Item description for End of the Historical-Critical Method by Gerhard Maier, Edwin W. Leverenz & Rudolph F. Norden...
End of the Historical-Critical Method by Gerhard Maier
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Studio: Wipf & Stock Publishers
Est. Packaging Dimensions: Length: 8.52" Width: 5.79" Height: 0.26" Weight: 0.33 lbs.
Release Date Dec 1, 2001
Publisher Wipf & Stock Publishers
ISBN 1579108474 ISBN13 9781579108472
Availability 0 units.
More About Gerhard Maier, Edwin W. Leverenz & Rudolph F. Norden
Gerhard Maier has spent 10 years working in the fields of archaeology and vertebrate paleontology. Formerly a technician at the Royal Tyrrell Museum of Paleontology, he is now a data analyst for a major oil company.
Reviews - What do customers think about End of the Historical-Critical Method?
A Good Overview Dec 12, 2008
This book is now a bit dated, in that it appeared in 1970. However, it is a fine summary of exegetical history up to that point. Maier provides a good antidote to the chaos that still reigns in many circles of the Biblical guild today.
Maier writes from a distinctively Lutheran perspective, and the translation is a bit clunky at times. I think the book can quickly bring you up to speed on the issues if you are willing to read the footnotes and familiarize yourself with the wider debate. A good, quick read.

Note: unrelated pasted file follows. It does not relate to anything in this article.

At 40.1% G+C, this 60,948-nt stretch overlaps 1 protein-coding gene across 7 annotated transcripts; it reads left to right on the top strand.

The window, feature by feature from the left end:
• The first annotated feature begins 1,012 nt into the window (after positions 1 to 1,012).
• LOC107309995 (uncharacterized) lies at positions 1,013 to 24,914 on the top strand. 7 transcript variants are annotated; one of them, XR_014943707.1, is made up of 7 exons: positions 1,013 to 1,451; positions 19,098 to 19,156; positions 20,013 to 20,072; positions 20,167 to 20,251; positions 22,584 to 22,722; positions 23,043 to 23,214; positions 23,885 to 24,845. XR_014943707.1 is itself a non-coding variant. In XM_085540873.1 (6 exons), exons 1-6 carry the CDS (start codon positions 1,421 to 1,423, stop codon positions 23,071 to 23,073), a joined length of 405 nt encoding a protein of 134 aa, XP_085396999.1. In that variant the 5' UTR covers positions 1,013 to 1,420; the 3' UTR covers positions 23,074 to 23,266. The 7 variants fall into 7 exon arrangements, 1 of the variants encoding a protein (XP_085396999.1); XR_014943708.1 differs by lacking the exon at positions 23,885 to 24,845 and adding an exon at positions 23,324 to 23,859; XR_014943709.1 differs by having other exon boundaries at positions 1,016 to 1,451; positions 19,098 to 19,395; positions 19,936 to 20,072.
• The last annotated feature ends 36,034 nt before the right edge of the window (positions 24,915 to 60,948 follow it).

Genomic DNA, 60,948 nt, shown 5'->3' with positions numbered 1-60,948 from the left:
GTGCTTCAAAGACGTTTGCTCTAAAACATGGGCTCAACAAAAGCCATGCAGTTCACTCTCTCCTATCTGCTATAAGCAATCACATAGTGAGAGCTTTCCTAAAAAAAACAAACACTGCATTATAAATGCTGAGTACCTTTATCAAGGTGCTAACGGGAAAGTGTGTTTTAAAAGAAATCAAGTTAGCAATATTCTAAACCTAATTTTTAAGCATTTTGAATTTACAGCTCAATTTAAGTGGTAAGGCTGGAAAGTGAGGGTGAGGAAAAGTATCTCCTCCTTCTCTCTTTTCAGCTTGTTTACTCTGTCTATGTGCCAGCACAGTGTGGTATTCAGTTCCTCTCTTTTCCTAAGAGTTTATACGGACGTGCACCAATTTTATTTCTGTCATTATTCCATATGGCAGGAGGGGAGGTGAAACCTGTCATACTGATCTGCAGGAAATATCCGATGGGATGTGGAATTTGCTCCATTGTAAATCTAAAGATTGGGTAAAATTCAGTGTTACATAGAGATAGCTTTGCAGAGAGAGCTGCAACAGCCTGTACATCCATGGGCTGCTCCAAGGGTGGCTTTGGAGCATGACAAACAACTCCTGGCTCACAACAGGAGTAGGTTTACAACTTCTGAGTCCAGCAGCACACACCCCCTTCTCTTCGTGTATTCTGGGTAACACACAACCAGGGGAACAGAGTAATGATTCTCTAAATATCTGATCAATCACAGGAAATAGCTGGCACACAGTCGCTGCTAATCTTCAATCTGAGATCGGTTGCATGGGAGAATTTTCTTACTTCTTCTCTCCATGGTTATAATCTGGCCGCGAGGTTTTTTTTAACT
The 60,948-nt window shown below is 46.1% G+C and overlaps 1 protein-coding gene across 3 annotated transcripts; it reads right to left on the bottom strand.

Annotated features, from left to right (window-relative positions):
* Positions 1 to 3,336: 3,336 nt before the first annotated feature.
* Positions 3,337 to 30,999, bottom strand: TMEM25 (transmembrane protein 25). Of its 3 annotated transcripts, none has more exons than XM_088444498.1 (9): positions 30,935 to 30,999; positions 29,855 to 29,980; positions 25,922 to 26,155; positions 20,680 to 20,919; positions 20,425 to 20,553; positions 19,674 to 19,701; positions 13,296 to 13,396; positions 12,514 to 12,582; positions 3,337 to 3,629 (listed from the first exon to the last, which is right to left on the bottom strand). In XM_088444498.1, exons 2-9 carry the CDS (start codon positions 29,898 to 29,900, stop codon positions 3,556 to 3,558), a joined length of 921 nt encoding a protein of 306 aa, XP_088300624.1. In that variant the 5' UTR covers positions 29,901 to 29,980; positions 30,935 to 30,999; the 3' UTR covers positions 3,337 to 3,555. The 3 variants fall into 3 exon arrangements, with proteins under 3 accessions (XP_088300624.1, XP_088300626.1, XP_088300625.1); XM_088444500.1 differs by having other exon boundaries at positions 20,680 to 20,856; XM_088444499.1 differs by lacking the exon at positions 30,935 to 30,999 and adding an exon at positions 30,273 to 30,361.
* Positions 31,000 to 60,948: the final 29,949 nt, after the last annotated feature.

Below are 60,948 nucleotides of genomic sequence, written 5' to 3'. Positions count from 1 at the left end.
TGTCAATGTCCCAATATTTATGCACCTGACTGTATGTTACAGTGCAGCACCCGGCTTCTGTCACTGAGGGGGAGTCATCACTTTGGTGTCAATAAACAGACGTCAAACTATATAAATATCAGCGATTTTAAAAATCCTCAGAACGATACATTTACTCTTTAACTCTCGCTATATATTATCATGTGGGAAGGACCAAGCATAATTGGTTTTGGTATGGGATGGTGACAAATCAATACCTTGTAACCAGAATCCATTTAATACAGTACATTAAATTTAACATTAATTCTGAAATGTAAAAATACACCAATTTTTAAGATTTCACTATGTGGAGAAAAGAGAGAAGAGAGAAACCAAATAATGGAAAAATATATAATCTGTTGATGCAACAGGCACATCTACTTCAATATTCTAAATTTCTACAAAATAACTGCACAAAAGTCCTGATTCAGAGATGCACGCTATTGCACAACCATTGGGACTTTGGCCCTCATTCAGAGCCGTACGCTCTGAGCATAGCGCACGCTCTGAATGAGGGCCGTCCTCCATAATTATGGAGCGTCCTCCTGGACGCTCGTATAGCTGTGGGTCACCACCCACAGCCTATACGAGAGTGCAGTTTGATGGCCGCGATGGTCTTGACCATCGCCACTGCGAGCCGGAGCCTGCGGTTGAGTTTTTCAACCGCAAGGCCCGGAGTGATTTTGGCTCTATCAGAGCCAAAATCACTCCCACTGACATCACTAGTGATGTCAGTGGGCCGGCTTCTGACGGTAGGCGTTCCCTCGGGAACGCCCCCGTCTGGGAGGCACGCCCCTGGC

A book for thinking Bible scholars May 19, 1999
Is the Bible simply another ancient Middle Eastern test, or is it somehow unique? And if it is unique in some way, is it ever intellectually honest to simply disregard that uniqueness in studying it? How can Christians study documents they believe to be God's revelation, or to contain it in some real sense, as if it were otherwise, and without compromising the very uniqueness which presumably prompts them to study it? This book is essential for any student of the Bible who considers himself or herself in any sense a believer. It challenges such people to invoke their intellects and, above all, their capacity for intellectual integrity in asking a question most non-Fundamentalists simply refuse to think about: is it ever intellectually honest for Christians to study the Bible as if they were agnostic or athiestic students in a secular university? Is there a place specifically in the Church for Bible study filtered through the presuppositions of unbelief? And even in the secular acadamy, to what extent are "modern methods of Bible study" in fact intellectually honest?